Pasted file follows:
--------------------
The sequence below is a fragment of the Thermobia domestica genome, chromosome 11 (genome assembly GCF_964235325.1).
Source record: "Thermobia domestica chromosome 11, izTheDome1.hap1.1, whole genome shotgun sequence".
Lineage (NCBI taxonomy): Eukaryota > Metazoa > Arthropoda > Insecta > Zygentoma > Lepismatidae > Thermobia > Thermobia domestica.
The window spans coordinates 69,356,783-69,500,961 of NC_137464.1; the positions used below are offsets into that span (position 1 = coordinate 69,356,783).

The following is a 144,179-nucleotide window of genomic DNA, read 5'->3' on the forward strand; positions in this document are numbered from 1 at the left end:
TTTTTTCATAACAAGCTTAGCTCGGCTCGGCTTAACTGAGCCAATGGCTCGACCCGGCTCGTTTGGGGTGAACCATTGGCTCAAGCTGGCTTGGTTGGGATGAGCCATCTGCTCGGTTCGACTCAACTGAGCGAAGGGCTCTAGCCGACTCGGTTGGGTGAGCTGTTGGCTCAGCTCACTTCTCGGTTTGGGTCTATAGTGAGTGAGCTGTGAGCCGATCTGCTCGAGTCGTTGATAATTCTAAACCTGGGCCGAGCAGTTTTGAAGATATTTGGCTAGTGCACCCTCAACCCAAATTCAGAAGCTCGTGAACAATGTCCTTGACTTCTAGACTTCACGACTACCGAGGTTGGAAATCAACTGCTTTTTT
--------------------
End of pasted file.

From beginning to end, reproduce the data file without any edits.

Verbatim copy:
The sequence below is a fragment of the Thermobia domestica genome, chromosome 11 (genome assembly GCF_964235325.1).
Source record: "Thermobia domestica chromosome 11, izTheDome1.hap1.1, whole genome shotgun sequence".
Lineage (NCBI taxonomy): Eukaryota > Metazoa > Arthropoda > Insecta > Zygentoma > Lepismatidae > Thermobia > Thermobia domestica.
The window spans coordinates 69,356,783-69,500,961 of NC_137464.1; the positions used below are offsets into that span (position 1 = coordinate 69,356,783).

The following is a 144,179-nucleotide window of genomic DNA, read 5'->3' on the forward strand; positions in this document are numbered from 1 at the left end:
TTTTTTCATAACAAGCTTAGCTCGGCTCGGCTTAACTGAGCCAATGGCTCGACCCGGCTCGTTTGGGGTGAACCATTGGCTCAAGCTGGCTTGGTTGGGATGAGCCATCTGCTCGGTTCGACTCAACTGAGCGAAGGGCTCTAGCCGACTCGGTTGGGTGAGCTGTTGGCTCAGCTCACTTCTCGGTTTGGGTCTATAGTGAGTGAGCTGTGAGCCGATCTGCTCGAGTCGTTGATAATTCTAAACCTGGGCCGAGCAGTTTTGAAGATATTTGGCTAGTGCACCCTCAACCCAAATTCAGAAGCTCGTGAACAATGTCCTTGACTTCTAGACTTCACGACTACCGAGGTTGGAAATCAACTGCTTTTTT